‘All Gaul is divided into three parts.’ C.Julius Caesar: Gallic Wars
I don’t know whether Deon Meyer had a classical education [says Norman failed Latin O-Level 1959] but his latest thriller Trackers is divided into three distinct parts. All the three stories are concerned with ‘tracking’ in its various forms, animal tracking, satellite tracking and a detective tracking the trail left by a missing person, and in all three the violent drug gangs that blight the country play some part.
Maxine of Petrona in her review of Trackers states that ‘I think this is the best thriller I’ve ever read’. After The Day of the Jackal by Frederick Forsyth I think this might be the best ‘three’ thrillers I have read, because the different strands of the story are almost self contained and each is worthy of a separate book. Deon Meyer’s great skill is in getting them to briefly overlap, and creating an ending that leaves you wanting to pick up and start reading a sequel right away. The translation from the original Afrikaans by Laura Seegers lets the story [stories] flow and uses just enough words from South Africa’s eleven official languages plus slang to create the right atmosphere. There is a useful glossary at the back of the book.
The first part of Trackers is the story of Milla Strachan, a forty something white woman who after years of abuse at the hands of her husband and unappreciative son, leaves home to start a fresh life. A former journalist she finds a job with a government surveillance unit unit, the P.I.A. [Presidential Intelligence Agency] writing reports on their targets. The PIA are monitoring an Islamist terror cell that appears to be about to instigate an attack. For an organization whose efficiency is damaged by internal conflicts, Milla, the runaway housewife, is an ideal recruit:
‘I mean, look at us. The rest of the Agency is a model of affirmative action, a perfect reflection of the Rainbow Nation, but we are all white, all over forty, and all fucked up.’
But by chance Milla meets Becker, a man on a mission, and her life gets very complicated.
The second part reintroduces the reader to Lemmer, from Blood Safari, who is recruited by local cheat and rascal Diederik Brand to help bring in a pair of valuable black rhinos from Zimbabawe. The rhinos are looked after by the beautiful Cornelia ‘Flea’ van Jaarsveld, a tracker, a “vet” and a consummate manipulator, who will accompany Lemmer on a mission that will test his survival skills. Lemmer’s dislike of rich Afrikaners produces some sharp social commentary.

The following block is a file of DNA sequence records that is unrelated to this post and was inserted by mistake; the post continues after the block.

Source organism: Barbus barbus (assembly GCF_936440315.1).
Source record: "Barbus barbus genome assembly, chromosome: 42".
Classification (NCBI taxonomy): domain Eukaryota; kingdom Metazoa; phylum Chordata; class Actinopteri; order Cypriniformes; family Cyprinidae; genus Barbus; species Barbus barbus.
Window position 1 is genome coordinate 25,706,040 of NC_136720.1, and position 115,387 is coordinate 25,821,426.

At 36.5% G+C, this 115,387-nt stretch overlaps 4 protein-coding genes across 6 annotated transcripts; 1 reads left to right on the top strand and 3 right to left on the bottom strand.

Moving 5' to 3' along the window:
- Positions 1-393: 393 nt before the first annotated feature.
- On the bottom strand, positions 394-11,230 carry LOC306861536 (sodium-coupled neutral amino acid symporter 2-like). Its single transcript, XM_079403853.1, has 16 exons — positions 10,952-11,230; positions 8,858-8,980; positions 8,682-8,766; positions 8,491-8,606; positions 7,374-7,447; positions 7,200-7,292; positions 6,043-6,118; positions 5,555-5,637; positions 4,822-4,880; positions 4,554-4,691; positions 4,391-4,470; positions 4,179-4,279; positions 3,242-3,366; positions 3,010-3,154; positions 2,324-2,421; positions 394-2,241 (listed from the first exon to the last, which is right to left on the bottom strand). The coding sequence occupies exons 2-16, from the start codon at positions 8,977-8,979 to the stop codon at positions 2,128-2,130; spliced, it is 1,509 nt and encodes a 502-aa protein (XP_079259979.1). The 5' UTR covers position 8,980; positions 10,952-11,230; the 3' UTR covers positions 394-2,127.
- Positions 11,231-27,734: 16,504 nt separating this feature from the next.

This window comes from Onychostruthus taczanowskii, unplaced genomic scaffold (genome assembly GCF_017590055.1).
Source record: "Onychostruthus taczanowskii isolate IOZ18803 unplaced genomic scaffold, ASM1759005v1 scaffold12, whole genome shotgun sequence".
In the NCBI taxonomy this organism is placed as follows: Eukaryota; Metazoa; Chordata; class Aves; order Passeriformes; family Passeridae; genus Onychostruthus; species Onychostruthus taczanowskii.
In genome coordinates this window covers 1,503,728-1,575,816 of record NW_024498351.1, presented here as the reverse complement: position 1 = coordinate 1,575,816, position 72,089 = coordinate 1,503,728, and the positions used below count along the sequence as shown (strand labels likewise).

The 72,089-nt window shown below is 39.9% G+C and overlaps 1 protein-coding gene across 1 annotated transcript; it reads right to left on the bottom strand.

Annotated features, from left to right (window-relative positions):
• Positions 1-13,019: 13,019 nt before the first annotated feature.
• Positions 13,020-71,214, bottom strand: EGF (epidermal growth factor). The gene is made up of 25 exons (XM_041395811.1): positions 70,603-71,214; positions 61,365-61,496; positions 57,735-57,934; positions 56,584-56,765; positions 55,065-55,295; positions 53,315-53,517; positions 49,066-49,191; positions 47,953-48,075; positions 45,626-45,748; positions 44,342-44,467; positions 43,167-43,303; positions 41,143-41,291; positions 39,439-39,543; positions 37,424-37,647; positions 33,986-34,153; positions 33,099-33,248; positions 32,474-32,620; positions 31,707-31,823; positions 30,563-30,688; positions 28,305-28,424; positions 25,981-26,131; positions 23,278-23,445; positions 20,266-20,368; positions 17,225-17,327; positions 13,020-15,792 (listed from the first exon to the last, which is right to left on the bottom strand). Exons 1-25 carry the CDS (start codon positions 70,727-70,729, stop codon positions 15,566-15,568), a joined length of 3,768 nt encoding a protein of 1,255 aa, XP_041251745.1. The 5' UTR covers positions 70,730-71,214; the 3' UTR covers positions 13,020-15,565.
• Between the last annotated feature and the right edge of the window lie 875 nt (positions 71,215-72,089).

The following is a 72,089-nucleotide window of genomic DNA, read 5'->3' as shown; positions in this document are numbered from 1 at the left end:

‘It means they sit around eating expensive, impress the neighbours Woollies’ food in their in their huge, luxurious houses behind high walls and alarm systems, in front of their Hi-Def flat screen TVs, with a Mercedes ML, two quad bikes, a harley, and a speedboat squeezed into their triple garages, and they bitch about how bad things are in this country….’
……..’They have no culture apart from spending money and drinking………..Their forefathers at Magersfontein and Paardeberg would spin in their graves……’
The third part of the story which doesn’t start till page 347 is in my opinion the best. Matt Joubert has recently retired from the SAPS [South African Police Service] where he was Head of the Serious and Violent Crimes Unit in the Cape, and joined Jack Fischer and Associates as a Senior Security Consultant. The world of the private investigator is very different from his experience in the police. He discovers this quickly as Jack Fischer introduces Matt to his first client Tanya Flint who is searching for Danie her husband who has disappeared.
‘Now before I leave you in his very capable hands, just a few admin matters. You understand that, should we accept your case, there is a deposit payable?’
Matt investigates Danie Flint’s disappearance systematically tracking the electronic and physical signs that we all leave behind as we move through life, but he is concerned that in this new private investigator’s world charging the client for all the extras is even more important than solving the case. He also becomes very worried as the evidence mounts that Danie did not disappear voluntarily.
Deon Meyer has written a very exciting and complex thriller, with some sharply critical social commentary about the problems of the Rainbow Nation, and as a master of his craft he leaves you, even after 475 pages wanting more, and more. Trackers is one of the best thrillers I have read, and in my opinion it must surely be a contender for the 2012 CWA International Dagger.